Kalpana Chawla

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					                    A BRIEF BIOGRAPHY OF Kalpana Chawla




First Indian woman in space ...Born on 1962, in
Karnal, India. Kalpana enjoyed flying, hiking, back-packing,
and reading.

Kalpana completed her Graduation from Tagore School,
Karnal, India, in 1976. Bachelor of science degree in
aeronautical engineering from Punjab Engineering College,
India, 1982. Master of science degree in aerospace
engineering from University of Texas, 1984. Doctorate of
philosophy in aerospace engineering from University of Colorado, 1988.

Also she held a Certificated Flight Instructor's license with airplane and glider
ratings, Commercial Pilot's licenses for single- and multi-engine land and
seaplanes, and Gliders, and instrument rating for airplanes. She enjoyed
flying aerobatics and tail-wheel airplanes.

In 1988, Kalpana Chawla started work at NASA Ames Research Center in
the area of powered-lift computational fluid dynamics. Her research
concentrated on simulation of complex air flows encountered around aircraft
such as the Harrier in "ground-effect."

In 1993 Kalpana Chawla joined Overset Methods Inc., Los Altos, California, as
Vice President and Research Scientist to form a team with other researchers
specializing in simulation of moving multiple body problems. She was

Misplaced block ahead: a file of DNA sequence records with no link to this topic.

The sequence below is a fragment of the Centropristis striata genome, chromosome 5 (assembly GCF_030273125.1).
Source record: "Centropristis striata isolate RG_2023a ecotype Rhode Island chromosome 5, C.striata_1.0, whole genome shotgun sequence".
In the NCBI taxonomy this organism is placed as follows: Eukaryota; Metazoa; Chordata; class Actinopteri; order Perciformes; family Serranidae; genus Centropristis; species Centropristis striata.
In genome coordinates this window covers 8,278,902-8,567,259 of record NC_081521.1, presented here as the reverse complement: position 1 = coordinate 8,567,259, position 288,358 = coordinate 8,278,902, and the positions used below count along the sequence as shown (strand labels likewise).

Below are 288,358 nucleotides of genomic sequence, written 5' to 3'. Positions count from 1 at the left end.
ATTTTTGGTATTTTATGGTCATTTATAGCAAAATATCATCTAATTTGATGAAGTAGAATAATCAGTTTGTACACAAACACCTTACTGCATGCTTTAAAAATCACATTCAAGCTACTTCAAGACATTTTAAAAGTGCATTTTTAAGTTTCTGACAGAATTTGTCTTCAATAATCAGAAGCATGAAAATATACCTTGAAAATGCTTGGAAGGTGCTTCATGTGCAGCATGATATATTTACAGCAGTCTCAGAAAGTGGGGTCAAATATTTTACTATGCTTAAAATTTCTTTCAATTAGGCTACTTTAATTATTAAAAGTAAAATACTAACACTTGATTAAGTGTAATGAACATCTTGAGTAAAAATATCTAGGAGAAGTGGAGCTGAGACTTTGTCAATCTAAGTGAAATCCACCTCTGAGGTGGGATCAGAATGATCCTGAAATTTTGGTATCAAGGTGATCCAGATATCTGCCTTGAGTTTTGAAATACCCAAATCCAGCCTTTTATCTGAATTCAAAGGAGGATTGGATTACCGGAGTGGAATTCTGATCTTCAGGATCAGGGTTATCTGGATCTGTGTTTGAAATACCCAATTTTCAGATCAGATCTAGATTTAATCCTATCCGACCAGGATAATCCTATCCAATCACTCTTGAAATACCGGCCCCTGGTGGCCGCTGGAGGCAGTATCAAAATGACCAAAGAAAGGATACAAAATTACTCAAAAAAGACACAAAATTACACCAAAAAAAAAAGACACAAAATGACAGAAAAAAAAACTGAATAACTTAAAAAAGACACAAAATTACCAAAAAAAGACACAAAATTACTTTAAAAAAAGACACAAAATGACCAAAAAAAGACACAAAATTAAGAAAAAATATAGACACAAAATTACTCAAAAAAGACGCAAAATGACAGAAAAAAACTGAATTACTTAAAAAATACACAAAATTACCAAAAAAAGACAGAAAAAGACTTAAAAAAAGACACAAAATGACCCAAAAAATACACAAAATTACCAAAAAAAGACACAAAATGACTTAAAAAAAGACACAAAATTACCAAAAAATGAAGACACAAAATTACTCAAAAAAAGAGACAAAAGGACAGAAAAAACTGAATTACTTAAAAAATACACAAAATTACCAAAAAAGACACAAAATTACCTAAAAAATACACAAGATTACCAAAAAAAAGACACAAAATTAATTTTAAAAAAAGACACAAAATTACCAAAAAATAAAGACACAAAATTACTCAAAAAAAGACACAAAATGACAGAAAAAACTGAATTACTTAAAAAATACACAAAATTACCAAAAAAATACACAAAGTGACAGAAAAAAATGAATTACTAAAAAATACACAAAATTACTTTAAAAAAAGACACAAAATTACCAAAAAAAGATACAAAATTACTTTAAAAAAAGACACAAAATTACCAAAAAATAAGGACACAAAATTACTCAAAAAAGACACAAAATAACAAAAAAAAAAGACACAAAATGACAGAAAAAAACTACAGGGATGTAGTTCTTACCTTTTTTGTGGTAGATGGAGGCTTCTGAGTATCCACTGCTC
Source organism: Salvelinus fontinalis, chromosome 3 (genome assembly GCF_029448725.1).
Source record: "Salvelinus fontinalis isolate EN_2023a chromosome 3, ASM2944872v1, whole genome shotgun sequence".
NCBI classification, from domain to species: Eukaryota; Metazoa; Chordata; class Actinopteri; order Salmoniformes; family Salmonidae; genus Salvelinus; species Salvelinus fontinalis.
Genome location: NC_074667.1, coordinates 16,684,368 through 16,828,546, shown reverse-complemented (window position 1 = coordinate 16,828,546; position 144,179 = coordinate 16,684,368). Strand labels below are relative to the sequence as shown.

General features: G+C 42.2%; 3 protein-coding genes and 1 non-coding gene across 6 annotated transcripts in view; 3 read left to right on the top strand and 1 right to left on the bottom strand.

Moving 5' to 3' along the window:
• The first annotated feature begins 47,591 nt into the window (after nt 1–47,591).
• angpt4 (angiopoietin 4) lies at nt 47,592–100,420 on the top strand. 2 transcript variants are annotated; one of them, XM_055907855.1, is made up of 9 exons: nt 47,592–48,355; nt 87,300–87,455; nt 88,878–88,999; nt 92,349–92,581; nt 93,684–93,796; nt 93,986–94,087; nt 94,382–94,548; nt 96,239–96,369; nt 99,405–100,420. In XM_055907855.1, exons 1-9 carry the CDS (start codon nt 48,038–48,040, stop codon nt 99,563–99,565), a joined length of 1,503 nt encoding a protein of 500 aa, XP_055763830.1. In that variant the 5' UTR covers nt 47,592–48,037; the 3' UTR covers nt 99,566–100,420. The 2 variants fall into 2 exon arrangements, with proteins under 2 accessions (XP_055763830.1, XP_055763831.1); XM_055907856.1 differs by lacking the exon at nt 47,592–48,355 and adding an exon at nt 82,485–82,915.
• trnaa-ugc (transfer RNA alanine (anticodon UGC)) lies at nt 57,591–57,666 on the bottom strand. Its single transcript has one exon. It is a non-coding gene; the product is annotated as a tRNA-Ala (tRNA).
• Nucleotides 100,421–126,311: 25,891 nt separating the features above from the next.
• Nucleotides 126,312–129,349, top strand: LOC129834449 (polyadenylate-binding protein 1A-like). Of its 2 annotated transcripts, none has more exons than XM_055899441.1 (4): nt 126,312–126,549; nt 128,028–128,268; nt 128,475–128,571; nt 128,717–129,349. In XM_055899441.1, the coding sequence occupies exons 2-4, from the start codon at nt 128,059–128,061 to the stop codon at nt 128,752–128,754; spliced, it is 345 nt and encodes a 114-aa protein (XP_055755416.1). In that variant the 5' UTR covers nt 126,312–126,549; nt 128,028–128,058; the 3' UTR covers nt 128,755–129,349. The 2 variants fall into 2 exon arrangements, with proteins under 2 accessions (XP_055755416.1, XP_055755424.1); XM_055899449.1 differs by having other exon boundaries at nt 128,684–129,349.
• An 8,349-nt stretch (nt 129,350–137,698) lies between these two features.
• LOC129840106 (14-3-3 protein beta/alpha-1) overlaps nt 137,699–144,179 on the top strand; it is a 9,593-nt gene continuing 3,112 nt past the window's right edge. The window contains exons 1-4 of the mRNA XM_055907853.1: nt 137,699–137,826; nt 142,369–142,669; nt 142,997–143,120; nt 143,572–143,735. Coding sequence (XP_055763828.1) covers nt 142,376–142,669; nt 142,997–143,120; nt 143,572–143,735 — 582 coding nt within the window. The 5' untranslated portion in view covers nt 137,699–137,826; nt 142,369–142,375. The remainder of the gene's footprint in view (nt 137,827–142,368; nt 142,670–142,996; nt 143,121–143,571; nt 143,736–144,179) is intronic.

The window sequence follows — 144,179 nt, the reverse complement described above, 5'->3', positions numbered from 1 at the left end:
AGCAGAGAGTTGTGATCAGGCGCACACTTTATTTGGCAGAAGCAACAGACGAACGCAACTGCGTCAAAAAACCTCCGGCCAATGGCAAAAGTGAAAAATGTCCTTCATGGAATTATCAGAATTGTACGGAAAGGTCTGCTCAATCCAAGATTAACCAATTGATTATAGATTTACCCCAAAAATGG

responsible for development and implementation of efficient techniques to
perform aerodynamic optimization.

In December 1994, she was selected by NASA and reported to the
Johnson Space Center in March 1995 as an astronaut candidate in the 15th
Group of Astronauts. After completing a year of training and evaluation, she
was assigned as crew representative to work technical issues for the
Astronaut Office EVA/Robotics and Computer Branches.

In November, 1996, Kalpana Chawla was assigned as mission specialist and
prime robotic arm operator on STS-87. She flew on STS-87 (1997) and
STS-107 (2003) and has logged 30 days, 14 hours and 54 minutes in space.

STS-107 Columbia (January 16 to February 1, 2003), The 16-day flight
was a dedicated science and research mission. Working 24 hours a day, in
two alternating shifts, the crew successfully conducted approximately 80
experiments. The STS-107 mission ended abruptly on February 1, 2003 when
Space Shuttle Columbia and her crew perished during entry, 16 minutes prior
to scheduled landing.

				
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